Since 2015, large banks have been streamlining their workforces, by encouraging their employees to apply for voluntary retirement programs. During this period, eight commercial banks reduced their total headcount by 10.6% through voluntary retirement programs. The number of branches decreased by 5.5%, which is outstanding. The restructuring pace is bound to slow from the peak seen in 2016 but efforts to transition to organizations that are more efficient should continue, in line with the online trend of the financial industry. These efforts will be especially visible at Hana Financial Group and Woori Bank over the next three years. These banks, following a merger and privatization, are likely to shed weight more easily as sizable portions of their workforces that face retirement are subject to the wage peak system. As such, Korean banks' SG&A cost should increase by around 1.5% YoY in 2018-19F after growing 0.5% YoY in 2017.
4. Overall earnings outlook
Looking at the combined net income of the eight listed banks, net interest income growth slowed from 2011 to 2014 due to NIM declines and in 2013-2014, it finally saw negative YoY growth. It rebounded in 2015 but it was not until 2016 that net interest income recovered to the 5% level. This year, we expect net interest income to grow at a meaningful pace of 7.3% YoY. In 2018-19F, the growth rate should again slow to 3.7% under our conservative NIM assumptions (-2bps YoY in 2018 and -1bp YoY in 2019) but 4% growth is also a plausible scenario if NIM turns moderately upward.
II. Overview of Korea's household debt issue
1. Household debt status
As household debt growth accelerates led by mortgage loans, household loans' credit and regulatory risks are growing. Household debt has long been a key risk in Korea. The main issues can be characterized as: 1) household debt ratios that are higher than those of benchmark countries; and 2) deterioration in debt service ratios due to increased household debt. The high household debt ratios are attributable to several factors that are unique in Korea.
First, Korea has especially high numbers of self-employed persons. The Korean financial authority classifies SOHO loans as SME loans, but by international standards (e.g., Organisation for Economic Co-operation and Development (OECD)) they are classified as household debt. Additionally, the size of the underground economy is bigger in Korea compared with other advanced countries (KRW290tn as of 2012 according to Hyundai Economic Research Institute), which makes Korea's disposable income appear smaller than it really is. The higher household debt ratio is also attributable to Koreans' tendency to concentrate their wealth in real estate. Indeed, real estate represented 70% of individual assets in Korea as of 2015, far higher than 42% in Japan and 36% in the US. This works to raise the household debt ratio and at the same time deteriorate the household financial asset-to-household debt ratio, another indicator of the financial soundness of households. Considering these conditions that are peculiar to Korea, Korea's relatively higher household debt burden may be smaller than it appears. In addition, we find it positive that household loan delinquency rates have been stabilizing downward despite a rise in household lending and the portion of principal & interest repayments in recent years.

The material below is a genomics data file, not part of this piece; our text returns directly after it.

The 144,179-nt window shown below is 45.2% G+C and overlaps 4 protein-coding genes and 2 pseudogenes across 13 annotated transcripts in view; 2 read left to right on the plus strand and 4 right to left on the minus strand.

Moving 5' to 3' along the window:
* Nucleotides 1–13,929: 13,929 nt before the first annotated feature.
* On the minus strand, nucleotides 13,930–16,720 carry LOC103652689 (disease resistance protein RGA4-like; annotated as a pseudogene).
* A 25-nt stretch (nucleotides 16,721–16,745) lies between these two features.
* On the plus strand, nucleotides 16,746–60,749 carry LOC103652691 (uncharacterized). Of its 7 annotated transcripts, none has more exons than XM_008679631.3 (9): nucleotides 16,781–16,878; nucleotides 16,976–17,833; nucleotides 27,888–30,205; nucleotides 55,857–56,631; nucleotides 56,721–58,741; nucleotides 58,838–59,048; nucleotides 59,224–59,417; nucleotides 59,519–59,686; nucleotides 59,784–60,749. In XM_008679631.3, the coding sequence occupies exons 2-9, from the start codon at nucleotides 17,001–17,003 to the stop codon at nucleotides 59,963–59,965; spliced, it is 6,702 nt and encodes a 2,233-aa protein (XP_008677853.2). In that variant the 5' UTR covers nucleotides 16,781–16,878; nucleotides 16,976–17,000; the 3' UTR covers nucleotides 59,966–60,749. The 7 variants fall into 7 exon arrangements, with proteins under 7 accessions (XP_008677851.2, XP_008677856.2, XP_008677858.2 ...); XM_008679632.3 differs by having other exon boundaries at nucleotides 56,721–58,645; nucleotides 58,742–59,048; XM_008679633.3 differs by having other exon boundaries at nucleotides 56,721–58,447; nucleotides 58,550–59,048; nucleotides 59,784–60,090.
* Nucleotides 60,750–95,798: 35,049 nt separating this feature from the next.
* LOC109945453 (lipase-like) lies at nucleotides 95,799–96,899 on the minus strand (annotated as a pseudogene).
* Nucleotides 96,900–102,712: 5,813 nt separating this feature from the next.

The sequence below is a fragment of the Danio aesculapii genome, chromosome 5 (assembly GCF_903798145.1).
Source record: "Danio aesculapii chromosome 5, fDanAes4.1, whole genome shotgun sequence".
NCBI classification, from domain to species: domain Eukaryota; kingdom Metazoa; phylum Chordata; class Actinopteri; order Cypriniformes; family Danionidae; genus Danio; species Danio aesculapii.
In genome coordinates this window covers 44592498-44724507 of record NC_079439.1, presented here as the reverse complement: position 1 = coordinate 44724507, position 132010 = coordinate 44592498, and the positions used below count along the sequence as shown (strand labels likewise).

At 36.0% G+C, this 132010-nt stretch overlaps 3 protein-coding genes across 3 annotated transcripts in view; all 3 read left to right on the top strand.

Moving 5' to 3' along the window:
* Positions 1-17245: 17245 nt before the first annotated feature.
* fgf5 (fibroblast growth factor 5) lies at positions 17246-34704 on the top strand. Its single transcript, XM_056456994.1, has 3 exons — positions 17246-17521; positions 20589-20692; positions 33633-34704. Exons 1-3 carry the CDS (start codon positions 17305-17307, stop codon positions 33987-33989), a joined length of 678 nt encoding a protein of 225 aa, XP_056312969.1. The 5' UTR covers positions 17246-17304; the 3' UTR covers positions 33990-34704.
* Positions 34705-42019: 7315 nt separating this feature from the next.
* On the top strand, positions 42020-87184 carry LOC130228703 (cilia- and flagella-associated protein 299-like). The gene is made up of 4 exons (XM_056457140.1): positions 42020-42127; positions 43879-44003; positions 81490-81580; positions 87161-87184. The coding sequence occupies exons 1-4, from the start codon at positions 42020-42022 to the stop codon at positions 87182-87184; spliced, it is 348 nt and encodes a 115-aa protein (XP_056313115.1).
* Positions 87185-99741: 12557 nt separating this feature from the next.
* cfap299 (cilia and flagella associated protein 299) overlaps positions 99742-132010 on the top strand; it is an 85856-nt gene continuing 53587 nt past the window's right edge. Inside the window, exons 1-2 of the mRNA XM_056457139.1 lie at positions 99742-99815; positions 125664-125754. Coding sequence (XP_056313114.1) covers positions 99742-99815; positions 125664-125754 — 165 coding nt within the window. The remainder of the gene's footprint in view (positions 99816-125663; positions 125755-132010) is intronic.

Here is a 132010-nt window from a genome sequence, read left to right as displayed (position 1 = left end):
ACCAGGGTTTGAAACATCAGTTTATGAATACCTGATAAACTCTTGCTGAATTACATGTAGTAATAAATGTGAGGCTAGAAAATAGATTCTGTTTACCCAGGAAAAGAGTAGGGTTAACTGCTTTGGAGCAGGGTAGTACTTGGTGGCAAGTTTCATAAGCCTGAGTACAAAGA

2. Banks' SOHO loans: healthy borrowers, high mortgage ratio
What is more serious than the household debt ratio that is higher than benchmark countries is the growth rate of household debts and deteriorating debt-to-service ratio (DSR). In 2016, SOHO loans at three major banks rose 10% YoY (vs. total loans + 5.1%). Meanwhile, the number of self-employed workers is declining from the peak seen in 2012, which seems to be the result of the growth of SOHO businesses while smaller businesses falter. This suggests that banks that work closely with healthy SOHO have comparatively lower credit risks. In addition, the high mortgage ratio of SOHO loans is over 70%, which works to reduce credit risks. Meanwhile, the financial authority announced plans to lend further support to the self-employed and strengthen loan requirements in order to prevent SOHO loans from going default.
3. Households' ability to repay debts
Despite the decline in long-term interest rates, Korea's DSR has risen steadily, reaching 34% by the end of 2016. This is because the pace of household debt growth was faster than disposable income growth, and the portion of loans that require principal as well as interest repayments increased as guided by the financial authority. If the percentage of principal & interest repayment of loans increases and market interest rates rise further, we may see an additional rise in the DSR. Meanwhile, banks' household loan DSR growth was slower than the overall financial sector, due to a fall in interest amid interest rate declines.